Found poetry is a conglomeration of different variations of using previously written texts in order to construct a new free standing poem. Writing found poetry can be as difficult or as simple as one wishes to make it. For the purposes of teaching middle school students how to write found poetry, it is imperative to keep the process simple. Simplicity in the construction of their found poetry will bring the students joy and encourage them to continue writing, even expanding into different forms and free verse. Students will make the task more difficult for themselves over time, as they grow in a deeper understanding of poetry. Love of poetry comes naturally to many, but it can also be taught through compassionate and encouraging example.
Here I will be providing ideas on how to teach middle school students to write three different types of found poetry: the cento, erasure poems and cut-up poems.
How to Write a Found Poem: Cento
A cento poem consists of full lines drawn from various texts. The lines may come from the works of one particular poet, or several.
Before your students arrive, set out numerous books of poetry by different authors. Let your students choose which books they would like to use in developing their cento.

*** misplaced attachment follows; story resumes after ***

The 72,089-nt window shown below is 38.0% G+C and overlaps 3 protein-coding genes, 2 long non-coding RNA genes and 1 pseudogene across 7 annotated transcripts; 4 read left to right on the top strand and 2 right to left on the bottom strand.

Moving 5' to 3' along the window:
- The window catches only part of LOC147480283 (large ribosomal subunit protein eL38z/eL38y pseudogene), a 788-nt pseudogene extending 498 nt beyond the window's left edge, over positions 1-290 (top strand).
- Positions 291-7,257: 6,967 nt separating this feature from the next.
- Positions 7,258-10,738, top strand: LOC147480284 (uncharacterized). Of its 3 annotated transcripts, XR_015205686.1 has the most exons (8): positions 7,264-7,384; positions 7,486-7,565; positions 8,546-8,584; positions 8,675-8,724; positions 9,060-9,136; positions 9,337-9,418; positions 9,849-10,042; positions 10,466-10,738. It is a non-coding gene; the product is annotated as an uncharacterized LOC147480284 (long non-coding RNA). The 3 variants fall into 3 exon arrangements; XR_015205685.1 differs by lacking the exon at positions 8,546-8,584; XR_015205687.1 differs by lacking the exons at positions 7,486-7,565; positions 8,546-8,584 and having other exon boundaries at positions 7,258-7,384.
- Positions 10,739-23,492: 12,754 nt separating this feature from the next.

I recommend leaving the majority of class time open so that your middle school students can peruse the books of poetry, copy lines that strike them and them work those lines together into a poem of their own. Some of your middle schoolers may even construct more than one poem during the class period. If there is extra time at the end of the hour, you will want to have some of your students read their centos to the class.
Here is an example of a cento that I wrote from lines of various Emily Dickinson poems:
A deeper twilight on the dawn
Would overflow with pearl,
Blazing in gold and quenching in purple
In every human soul.
How to Write a Found Poem: Erasure Poem
An erasure poem is formed by marking out text from a published work (prose or poetry) with a black Sharpie or white-out.
Provide your students with print outs of various long poems and pages from literary fiction. Instruct them to “erase” all of the text that is not part of their poem. The words that remain on the page make up the new poem created by the student.
Clink on this link for a website that provides texts with which your students may erase words just by clicking on them. Sources change, but include such as Moby Dick by Herman Melville and Clouds by Aristophanes. Your students can then upload their erasure poems to site, if they so desire.
How to Write a Found Poem: Cut-Ups
A cut-up poem is a poem put together by arranging snippets of verse or prose that have been cut from a previously published work.
When your students arrive, set in front of each of them snippets of text from something like The Raven by Edgar Allen Poe or a chapter from To Kill a Mockingbird by Harper Lee. Make some of the cut outs just a single word and some a few words from one line. Have your middle school students spend the hour constructing one or more found poems from the cut-ups. At the end of class, have those who wish to share, read their poems to the rest of the class.
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